First, the CDC (Centers for Disease Control and Prevention) only allowed testing of those who had traveled to China or come into direct contact with someone who had, denying testing for people who had symptoms but could not verify direct contact. Stories have since come out of symptomatic individuals who traveled to places with known outbreaks being denied testing, as well as healthcare workers with exposure to infected individuals or relatives of those who had even died from the disease. The CDC knew full well that testing capacity would be overloaded, due to the for-profit healthcare system that focuses on maximizing cost efficiency and space capacity, which would mean insufficient preparation for high influx events such as a global pandemic.

Ironically, this meant undetected cases would lead to further exposure and transmission, heightening the stress on already burdened hospitals. The U.S. only has 2.9 beds per thousand people. Under the CDC’s own projections, up to 21 million people will need to be hospitalized by the end of the year, far surpassing the less than one million beds available.

Second, the CDC devised its own tests for the virus instead of using German-made kits approved by the WHO (World Health Organization), which were in use by other countries around the world. The CDC test kits ended up being faulty, delaying detection yet again. And when other labs began devising tests themselves, even when validated to be effective, the CDC and FDA (Food and Drug Administration) denied them the ability to use them because they hadn’t undergone the slow and expensive federal approval process. Even now, with accurate testing kits now available, lack of standardized testing equipment across the country’s disjointed healthcare systems is further slowing the ability for rapid, large scale testing.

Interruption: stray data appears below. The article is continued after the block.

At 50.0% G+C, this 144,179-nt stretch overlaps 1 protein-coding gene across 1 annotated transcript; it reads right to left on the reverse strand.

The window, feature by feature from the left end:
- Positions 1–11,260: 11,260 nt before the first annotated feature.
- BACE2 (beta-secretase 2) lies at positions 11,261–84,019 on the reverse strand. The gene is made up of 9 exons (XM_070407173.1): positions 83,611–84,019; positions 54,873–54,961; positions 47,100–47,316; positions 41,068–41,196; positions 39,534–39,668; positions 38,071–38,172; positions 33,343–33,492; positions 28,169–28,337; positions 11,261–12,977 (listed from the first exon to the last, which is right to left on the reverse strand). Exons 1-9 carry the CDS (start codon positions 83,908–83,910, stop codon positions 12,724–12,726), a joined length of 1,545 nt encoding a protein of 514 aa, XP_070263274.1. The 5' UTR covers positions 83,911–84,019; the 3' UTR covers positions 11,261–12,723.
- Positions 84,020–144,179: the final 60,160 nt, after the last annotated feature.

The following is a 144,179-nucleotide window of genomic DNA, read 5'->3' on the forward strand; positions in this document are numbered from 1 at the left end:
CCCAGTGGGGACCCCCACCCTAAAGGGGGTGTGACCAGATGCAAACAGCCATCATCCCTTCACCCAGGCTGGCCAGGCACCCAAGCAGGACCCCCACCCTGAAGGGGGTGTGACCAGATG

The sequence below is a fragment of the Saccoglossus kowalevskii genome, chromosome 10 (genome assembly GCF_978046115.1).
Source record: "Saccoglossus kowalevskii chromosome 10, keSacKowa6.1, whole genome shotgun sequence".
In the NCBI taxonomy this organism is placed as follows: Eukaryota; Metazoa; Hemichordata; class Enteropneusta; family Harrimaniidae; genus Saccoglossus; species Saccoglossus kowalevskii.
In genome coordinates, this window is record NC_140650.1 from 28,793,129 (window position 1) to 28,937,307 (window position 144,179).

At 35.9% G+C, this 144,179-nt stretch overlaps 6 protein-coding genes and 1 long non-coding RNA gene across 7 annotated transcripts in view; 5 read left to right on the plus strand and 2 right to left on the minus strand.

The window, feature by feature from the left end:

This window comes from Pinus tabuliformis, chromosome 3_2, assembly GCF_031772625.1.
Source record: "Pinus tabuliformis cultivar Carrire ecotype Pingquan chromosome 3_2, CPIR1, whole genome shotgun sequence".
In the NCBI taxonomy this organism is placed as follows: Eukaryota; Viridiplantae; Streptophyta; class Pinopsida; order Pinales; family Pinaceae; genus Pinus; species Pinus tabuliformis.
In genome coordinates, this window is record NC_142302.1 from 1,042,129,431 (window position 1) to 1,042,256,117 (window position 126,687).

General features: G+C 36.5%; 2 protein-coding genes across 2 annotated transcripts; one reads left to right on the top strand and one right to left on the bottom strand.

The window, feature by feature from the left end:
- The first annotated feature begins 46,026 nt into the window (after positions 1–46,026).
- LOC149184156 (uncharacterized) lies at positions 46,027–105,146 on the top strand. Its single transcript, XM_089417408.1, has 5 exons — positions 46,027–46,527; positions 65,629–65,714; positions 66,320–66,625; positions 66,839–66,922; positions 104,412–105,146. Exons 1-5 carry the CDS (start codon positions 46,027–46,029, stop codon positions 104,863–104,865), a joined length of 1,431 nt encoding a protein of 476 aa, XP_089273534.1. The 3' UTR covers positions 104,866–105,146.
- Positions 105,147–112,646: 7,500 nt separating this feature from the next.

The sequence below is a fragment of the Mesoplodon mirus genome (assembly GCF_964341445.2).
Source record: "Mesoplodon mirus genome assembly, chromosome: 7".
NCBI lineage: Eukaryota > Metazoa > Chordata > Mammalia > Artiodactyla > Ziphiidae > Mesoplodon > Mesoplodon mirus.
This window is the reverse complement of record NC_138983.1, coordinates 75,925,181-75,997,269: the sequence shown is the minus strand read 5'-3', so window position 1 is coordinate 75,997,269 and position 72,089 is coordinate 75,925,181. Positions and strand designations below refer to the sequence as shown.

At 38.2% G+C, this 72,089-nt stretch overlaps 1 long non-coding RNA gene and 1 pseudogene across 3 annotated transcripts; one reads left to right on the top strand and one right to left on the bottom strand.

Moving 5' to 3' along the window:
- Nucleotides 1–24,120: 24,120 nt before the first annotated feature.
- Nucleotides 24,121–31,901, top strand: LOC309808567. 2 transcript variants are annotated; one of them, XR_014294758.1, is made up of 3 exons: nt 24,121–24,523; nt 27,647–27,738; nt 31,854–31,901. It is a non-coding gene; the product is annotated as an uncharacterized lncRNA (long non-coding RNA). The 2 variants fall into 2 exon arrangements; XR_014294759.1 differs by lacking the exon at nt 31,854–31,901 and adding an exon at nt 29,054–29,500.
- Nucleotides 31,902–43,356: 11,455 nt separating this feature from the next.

And this was just the beginning of the response. On March 12, one day after the WHO declared coronavirus to be a worldwide pandemic, the U.S. announced financial protections for those they deem the most vulnerable: the banks. The Federal Reserve announced it would inject up to $1.5 trillion into the financial system, which does little for the average person, but protects the rich and powerful on Wall Street. The Fed claims these are essentially loans to be paid back within one to three months, but with projections that the coronavirus outbreak may last up to 18 months in the U.S., this money is not likely to be returned. In fact, the stock market has been so volatile that just in the last week, rapid drops have trigged trade-stopping circuit breakers multiple times.

The financial sector was not the only sector considered in the crisis, however. On March 18 Trump pledged a bailout for airlines, hotels, and other travel businesses who are taking hits because of reduced travel –  as if vacation is a vital resource in a country where more than half of Americans avoid doing recreational activities because they can’t afford to. While concrete decisions have yet to be reached on the scope of such a bailout, a $100 billion coronavirus aid package was also signed into law on the same day, the Families First Coronavirus Response Act. This package, representing less than 10% of the money given to the financial system, fails to meet the steps necessary for ensuring everyday people aren’t devastated by the crisis.